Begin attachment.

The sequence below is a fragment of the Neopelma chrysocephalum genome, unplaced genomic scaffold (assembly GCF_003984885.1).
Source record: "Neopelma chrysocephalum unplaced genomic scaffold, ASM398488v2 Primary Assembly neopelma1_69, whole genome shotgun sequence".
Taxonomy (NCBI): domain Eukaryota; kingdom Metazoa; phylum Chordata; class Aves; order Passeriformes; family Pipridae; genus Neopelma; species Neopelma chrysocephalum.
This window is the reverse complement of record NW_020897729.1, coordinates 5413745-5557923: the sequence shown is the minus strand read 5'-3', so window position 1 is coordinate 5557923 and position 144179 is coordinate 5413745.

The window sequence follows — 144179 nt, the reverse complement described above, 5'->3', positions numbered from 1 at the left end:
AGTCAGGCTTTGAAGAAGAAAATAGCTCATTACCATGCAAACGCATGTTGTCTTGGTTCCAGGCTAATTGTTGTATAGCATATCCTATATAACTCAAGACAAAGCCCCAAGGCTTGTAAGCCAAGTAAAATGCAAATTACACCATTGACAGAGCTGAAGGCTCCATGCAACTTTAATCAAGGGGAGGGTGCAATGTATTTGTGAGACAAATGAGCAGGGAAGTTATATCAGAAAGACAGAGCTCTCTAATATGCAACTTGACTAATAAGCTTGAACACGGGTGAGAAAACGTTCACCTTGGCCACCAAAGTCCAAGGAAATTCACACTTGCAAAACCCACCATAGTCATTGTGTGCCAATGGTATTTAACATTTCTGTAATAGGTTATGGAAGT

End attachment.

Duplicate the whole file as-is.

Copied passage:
The sequence below is a fragment of the Neopelma chrysocephalum genome, unplaced genomic scaffold (assembly GCF_003984885.1).
Source record: "Neopelma chrysocephalum unplaced genomic scaffold, ASM398488v2 Primary Assembly neopelma1_69, whole genome shotgun sequence".
Taxonomy (NCBI): domain Eukaryota; kingdom Metazoa; phylum Chordata; class Aves; order Passeriformes; family Pipridae; genus Neopelma; species Neopelma chrysocephalum.
This window is the reverse complement of record NW_020897729.1, coordinates 5413745-5557923: the sequence shown is the minus strand read 5'-3', so window position 1 is coordinate 5557923 and position 144179 is coordinate 5413745.

The window sequence follows — 144179 nt, the reverse complement described above, 5'->3', positions numbered from 1 at the left end:
AGTCAGGCTTTGAAGAAGAAAATAGCTCATTACCATGCAAACGCATGTTGTCTTGGTTCCAGGCTAATTGTTGTATAGCATATCCTATATAACTCAAGACAAAGCCCCAAGGCTTGTAAGCCAAGTAAAATGCAAATTACACCATTGACAGAGCTGAAGGCTCCATGCAACTTTAATCAAGGGGAGGGTGCAATGTATTTGTGAGACAAATGAGCAGGGAAGTTATATCAGAAAGACAGAGCTCTCTAATATGCAACTTGACTAATAAGCTTGAACACGGGTGAGAAAACGTTCACCTTGGCCACCAAAGTCCAAGGAAATTCACACTTGCAAAACCCACCATAGTCATTGTGTGCCAATGGTATTTAACATTTCTGTAATAGGTTATGGAAGT